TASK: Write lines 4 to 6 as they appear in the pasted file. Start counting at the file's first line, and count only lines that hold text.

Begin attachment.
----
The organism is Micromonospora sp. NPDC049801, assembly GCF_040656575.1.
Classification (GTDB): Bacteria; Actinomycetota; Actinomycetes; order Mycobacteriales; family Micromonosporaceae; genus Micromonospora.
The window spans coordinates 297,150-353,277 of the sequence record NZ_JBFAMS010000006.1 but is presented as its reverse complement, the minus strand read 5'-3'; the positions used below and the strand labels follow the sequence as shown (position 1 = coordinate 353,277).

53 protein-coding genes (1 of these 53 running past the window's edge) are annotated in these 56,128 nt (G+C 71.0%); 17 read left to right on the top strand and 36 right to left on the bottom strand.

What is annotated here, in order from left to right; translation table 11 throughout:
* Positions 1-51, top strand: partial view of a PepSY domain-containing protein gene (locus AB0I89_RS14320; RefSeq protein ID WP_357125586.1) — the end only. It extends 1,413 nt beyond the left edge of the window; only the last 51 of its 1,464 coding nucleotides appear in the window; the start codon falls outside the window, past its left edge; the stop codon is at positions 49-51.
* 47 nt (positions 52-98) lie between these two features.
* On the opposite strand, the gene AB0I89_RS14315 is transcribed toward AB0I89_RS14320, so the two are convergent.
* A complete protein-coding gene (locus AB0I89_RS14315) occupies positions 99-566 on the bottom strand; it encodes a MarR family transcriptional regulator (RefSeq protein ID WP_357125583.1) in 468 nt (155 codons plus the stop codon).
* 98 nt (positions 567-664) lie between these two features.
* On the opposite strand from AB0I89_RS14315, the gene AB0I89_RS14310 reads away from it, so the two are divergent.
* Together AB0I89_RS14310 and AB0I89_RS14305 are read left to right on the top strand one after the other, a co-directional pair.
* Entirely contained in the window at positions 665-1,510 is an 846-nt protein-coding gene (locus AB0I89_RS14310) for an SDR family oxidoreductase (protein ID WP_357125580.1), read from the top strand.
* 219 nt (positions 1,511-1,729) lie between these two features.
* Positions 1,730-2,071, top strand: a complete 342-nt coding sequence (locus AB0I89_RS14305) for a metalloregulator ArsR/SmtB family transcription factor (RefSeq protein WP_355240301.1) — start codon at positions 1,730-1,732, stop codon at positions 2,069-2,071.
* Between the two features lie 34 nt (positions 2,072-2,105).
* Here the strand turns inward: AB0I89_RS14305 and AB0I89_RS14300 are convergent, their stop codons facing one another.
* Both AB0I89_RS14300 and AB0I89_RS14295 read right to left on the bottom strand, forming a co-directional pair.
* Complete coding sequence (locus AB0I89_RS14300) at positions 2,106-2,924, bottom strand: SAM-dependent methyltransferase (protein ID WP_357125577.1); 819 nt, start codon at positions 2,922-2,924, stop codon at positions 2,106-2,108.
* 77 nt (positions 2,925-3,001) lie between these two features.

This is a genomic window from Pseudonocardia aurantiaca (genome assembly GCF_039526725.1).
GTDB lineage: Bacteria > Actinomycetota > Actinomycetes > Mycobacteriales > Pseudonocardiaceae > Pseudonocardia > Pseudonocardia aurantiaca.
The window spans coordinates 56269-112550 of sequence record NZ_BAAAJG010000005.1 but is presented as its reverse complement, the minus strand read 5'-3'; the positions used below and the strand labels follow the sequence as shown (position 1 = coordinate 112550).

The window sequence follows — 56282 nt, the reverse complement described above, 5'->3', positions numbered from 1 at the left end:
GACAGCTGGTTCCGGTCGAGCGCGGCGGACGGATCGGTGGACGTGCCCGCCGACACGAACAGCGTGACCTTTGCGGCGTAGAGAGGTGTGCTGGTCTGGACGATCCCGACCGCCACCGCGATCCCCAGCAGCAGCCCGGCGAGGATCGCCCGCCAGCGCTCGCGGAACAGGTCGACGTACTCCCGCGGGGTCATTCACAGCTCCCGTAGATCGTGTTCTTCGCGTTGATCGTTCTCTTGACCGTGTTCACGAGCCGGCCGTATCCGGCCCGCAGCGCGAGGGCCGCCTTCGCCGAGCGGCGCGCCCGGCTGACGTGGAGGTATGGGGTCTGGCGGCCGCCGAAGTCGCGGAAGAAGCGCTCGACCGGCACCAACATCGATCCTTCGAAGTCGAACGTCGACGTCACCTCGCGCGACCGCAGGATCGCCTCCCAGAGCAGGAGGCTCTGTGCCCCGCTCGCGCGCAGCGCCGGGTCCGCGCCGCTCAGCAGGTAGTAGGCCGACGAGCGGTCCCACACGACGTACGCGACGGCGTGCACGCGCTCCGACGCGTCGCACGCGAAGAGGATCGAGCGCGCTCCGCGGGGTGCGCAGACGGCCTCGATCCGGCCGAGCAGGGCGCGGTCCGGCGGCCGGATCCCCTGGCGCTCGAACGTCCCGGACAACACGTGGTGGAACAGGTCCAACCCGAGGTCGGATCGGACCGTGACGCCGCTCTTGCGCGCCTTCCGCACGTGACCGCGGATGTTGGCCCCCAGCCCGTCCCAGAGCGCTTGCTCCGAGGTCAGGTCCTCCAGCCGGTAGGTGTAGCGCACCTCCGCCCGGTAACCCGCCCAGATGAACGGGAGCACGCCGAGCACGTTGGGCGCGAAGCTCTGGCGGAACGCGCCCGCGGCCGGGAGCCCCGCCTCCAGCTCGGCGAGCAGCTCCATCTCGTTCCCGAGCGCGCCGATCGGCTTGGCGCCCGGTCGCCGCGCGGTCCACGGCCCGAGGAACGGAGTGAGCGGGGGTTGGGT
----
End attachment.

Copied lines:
53 protein-coding genes (1 of these 53 running past the window's edge) are annotated in these 56,128 nt (G+C 71.0%); 17 read left to right on the top strand and 36 right to left on the bottom strand.

What is annotated here, in order from left to right; translation table 11 throughout:
* Positions 1-51, top strand: partial view of a PepSY domain-containing protein gene (locus AB0I89_RS14320; RefSeq protein ID WP_357125586.1) — the end only. It extends 1,413 nt beyond the left edge of the window; only the last 51 of its 1,464 coding nucleotides appear in the window; the start codon falls outside the window, past its left edge; the stop codon is at positions 49-51.